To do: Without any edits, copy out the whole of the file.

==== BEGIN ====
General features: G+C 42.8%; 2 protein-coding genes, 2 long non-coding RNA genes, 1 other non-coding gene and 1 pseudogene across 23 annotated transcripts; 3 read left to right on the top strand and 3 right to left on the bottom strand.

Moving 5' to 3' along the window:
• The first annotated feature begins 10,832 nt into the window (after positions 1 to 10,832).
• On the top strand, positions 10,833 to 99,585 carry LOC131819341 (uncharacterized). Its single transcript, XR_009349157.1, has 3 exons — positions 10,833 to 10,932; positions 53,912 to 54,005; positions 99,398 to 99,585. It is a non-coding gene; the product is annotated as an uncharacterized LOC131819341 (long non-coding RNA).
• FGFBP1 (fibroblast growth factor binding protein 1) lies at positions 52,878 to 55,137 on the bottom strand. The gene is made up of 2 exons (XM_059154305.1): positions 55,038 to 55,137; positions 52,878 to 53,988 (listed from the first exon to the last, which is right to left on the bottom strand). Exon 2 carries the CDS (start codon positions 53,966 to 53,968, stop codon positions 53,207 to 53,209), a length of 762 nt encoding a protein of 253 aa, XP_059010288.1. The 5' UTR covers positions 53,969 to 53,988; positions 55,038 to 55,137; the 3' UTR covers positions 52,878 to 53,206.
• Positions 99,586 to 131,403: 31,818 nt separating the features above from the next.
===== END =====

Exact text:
General features: G+C 42.8%; 2 protein-coding genes, 2 long non-coding RNA genes, 1 other non-coding gene and 1 pseudogene across 23 annotated transcripts; 3 read left to right on the top strand and 3 right to left on the bottom strand.

Moving 5' to 3' along the window:
• The first annotated feature begins 10,832 nt into the window (after positions 1 to 10,832).
• On the top strand, positions 10,833 to 99,585 carry LOC131819341 (uncharacterized). Its single transcript, XR_009349157.1, has 3 exons — positions 10,833 to 10,932; positions 53,912 to 54,005; positions 99,398 to 99,585. It is a non-coding gene; the product is annotated as an uncharacterized LOC131819341 (long non-coding RNA).
• FGFBP1 (fibroblast growth factor binding protein 1) lies at positions 52,878 to 55,137 on the bottom strand. The gene is made up of 2 exons (XM_059154305.1): positions 55,038 to 55,137; positions 52,878 to 53,988 (listed from the first exon to the last, which is right to left on the bottom strand). Exon 2 carries the CDS (start codon positions 53,966 to 53,968, stop codon positions 53,207 to 53,209), a length of 762 nt encoding a protein of 253 aa, XP_059010288.1. The 5' UTR covers positions 53,969 to 53,988; positions 55,038 to 55,137; the 3' UTR covers positions 52,878 to 53,206.
• Positions 99,586 to 131,403: 31,818 nt separating the features above from the next.